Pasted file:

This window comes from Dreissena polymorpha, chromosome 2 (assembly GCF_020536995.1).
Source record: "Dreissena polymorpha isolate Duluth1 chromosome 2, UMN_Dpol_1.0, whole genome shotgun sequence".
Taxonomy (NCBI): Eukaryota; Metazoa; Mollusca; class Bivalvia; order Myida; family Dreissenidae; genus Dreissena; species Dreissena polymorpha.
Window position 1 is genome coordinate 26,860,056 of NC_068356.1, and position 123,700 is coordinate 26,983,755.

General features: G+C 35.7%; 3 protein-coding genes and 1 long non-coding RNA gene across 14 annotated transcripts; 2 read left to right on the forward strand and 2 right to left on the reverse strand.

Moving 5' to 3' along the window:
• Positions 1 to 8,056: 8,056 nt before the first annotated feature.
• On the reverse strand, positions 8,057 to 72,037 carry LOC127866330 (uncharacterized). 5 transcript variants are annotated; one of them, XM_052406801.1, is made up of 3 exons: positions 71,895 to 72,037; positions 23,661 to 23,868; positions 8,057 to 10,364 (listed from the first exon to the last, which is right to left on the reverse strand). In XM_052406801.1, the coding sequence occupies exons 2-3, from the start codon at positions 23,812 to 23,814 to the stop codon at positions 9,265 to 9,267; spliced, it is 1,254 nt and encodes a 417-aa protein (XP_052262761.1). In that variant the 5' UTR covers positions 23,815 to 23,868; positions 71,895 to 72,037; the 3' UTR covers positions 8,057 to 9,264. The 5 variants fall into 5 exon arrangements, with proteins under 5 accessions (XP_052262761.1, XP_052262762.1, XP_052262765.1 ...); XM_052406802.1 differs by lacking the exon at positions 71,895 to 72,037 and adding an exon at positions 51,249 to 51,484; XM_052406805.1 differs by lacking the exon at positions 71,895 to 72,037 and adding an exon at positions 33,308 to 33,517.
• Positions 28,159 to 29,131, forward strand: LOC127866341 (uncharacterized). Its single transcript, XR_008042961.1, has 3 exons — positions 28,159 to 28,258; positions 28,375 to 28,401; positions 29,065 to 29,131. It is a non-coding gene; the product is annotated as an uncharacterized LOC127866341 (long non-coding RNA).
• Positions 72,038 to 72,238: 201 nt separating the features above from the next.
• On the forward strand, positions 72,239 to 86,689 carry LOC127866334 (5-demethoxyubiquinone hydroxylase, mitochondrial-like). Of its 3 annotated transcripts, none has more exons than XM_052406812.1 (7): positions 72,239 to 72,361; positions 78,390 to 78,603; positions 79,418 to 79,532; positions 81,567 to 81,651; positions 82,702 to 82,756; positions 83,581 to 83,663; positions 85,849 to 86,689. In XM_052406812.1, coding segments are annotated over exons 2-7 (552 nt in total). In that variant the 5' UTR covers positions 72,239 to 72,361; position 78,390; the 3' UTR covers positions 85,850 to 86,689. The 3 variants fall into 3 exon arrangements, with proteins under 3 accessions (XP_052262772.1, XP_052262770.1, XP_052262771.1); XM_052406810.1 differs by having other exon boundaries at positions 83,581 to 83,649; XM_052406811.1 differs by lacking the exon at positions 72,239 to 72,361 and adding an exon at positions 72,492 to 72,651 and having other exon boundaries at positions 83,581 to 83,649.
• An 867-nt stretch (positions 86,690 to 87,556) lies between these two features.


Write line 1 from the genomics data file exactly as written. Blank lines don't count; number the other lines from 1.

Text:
This window comes from Dreissena polymorpha, chromosome 2 (assembly GCF_020536995.1).